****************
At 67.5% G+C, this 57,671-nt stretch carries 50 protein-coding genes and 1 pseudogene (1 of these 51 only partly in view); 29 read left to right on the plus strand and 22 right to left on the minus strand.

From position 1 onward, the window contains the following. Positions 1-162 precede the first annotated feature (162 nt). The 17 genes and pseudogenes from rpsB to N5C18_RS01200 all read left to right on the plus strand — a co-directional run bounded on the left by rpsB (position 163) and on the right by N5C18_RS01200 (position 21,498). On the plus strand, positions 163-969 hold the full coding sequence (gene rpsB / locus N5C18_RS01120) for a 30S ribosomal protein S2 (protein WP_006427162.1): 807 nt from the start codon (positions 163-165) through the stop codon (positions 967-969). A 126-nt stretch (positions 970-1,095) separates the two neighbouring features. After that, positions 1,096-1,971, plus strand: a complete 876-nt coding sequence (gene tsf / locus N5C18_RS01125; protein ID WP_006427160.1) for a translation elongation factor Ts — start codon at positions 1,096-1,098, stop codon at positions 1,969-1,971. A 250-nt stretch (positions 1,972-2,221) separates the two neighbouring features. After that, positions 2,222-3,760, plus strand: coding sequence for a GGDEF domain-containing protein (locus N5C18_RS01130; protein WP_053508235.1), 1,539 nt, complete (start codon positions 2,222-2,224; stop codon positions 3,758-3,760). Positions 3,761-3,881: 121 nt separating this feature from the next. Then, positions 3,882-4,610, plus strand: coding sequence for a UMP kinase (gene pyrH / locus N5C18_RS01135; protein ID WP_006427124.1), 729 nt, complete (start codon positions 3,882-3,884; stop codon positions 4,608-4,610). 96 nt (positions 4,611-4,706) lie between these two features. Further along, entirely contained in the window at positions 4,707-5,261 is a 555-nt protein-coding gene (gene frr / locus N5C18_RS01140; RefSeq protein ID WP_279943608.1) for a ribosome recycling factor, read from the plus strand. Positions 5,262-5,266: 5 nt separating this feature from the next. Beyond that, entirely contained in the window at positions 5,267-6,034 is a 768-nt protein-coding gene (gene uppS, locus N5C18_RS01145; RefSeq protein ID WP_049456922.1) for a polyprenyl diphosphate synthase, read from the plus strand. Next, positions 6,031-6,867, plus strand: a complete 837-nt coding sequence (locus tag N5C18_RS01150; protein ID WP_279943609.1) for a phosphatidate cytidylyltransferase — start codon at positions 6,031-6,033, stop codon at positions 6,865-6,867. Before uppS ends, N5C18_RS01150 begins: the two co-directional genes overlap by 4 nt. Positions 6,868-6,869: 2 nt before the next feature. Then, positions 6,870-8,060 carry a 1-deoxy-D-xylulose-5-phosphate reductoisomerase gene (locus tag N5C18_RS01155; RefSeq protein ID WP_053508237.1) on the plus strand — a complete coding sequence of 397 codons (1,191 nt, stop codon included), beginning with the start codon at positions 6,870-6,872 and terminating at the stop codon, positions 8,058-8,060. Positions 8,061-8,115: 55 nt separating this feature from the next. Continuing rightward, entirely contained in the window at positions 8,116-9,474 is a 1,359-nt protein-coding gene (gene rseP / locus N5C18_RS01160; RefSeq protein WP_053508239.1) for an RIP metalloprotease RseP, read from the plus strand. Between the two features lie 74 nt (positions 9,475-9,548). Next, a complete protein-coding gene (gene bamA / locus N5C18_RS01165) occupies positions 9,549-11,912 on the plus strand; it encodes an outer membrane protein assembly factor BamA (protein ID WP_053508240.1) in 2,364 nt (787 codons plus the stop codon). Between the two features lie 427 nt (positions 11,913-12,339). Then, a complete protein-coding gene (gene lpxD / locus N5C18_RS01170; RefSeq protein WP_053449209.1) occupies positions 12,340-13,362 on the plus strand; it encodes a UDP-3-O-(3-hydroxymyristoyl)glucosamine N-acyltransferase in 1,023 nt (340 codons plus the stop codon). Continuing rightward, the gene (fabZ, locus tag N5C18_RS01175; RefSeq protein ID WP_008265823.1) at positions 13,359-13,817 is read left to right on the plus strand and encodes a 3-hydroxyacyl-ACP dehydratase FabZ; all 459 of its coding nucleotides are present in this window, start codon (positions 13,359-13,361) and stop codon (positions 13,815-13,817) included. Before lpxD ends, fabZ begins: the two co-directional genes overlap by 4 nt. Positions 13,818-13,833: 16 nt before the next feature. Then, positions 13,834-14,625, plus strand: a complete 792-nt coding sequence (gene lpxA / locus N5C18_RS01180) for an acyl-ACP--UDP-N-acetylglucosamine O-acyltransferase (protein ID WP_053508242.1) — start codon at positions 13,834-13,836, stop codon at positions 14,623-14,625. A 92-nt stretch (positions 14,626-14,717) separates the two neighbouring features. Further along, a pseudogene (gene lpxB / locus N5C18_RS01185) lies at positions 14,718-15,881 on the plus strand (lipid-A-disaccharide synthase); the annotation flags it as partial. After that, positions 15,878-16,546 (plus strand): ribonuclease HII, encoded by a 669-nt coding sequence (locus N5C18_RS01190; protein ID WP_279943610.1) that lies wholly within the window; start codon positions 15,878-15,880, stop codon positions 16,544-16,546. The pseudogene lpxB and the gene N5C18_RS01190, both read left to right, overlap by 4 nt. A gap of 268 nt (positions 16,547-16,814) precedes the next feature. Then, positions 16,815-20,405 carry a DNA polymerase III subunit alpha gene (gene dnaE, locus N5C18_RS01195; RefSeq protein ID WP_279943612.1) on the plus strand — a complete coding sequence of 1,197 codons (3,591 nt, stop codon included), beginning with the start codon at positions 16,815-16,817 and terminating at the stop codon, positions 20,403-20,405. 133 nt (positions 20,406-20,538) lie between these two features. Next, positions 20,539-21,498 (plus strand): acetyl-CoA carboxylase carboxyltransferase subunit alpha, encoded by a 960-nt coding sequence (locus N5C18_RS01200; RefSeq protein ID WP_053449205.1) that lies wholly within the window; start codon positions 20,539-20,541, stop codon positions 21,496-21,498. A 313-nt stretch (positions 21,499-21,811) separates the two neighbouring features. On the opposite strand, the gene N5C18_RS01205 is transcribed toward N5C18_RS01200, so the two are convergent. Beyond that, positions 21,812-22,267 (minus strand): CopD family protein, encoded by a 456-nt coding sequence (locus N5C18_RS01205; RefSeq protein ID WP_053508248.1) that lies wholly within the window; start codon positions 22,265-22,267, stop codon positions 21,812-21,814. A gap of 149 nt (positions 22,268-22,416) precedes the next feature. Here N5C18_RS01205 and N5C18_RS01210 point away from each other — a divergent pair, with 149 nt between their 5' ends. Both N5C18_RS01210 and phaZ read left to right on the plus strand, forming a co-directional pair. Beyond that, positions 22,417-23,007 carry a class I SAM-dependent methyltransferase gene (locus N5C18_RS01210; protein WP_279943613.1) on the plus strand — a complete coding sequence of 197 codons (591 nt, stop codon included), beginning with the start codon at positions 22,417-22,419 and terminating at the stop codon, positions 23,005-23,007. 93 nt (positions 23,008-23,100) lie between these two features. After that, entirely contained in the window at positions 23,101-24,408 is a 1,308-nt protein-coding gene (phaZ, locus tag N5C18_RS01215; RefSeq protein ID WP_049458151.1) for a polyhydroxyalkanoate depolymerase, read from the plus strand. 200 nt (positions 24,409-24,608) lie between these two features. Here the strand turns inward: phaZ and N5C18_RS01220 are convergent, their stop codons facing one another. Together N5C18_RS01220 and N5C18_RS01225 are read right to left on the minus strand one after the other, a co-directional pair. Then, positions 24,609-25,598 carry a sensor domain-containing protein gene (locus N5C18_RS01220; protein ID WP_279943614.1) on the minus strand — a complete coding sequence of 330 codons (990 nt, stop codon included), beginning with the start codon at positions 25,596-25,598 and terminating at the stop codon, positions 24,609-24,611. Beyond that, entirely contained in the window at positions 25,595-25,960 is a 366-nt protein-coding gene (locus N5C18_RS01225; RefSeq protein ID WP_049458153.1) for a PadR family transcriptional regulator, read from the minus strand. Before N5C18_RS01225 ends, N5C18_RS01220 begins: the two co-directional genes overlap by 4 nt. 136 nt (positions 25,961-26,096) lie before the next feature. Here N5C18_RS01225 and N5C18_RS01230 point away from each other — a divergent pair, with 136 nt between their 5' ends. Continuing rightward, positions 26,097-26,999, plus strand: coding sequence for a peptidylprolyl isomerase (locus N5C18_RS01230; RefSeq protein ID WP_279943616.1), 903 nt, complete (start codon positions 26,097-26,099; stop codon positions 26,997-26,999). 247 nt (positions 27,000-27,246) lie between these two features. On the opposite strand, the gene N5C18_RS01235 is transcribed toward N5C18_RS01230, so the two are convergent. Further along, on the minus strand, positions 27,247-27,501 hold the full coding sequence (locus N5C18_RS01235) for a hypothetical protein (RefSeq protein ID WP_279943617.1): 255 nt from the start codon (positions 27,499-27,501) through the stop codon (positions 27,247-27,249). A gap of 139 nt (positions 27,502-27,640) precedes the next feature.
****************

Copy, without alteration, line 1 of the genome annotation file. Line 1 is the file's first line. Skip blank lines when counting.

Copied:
At 67.5% G+C, this 57,671-nt stretch carries 50 protein-coding genes and 1 pseudogene (1 of these 51 only partly in view); 29 read left to right on the plus strand and 22 right to left on the minus strand.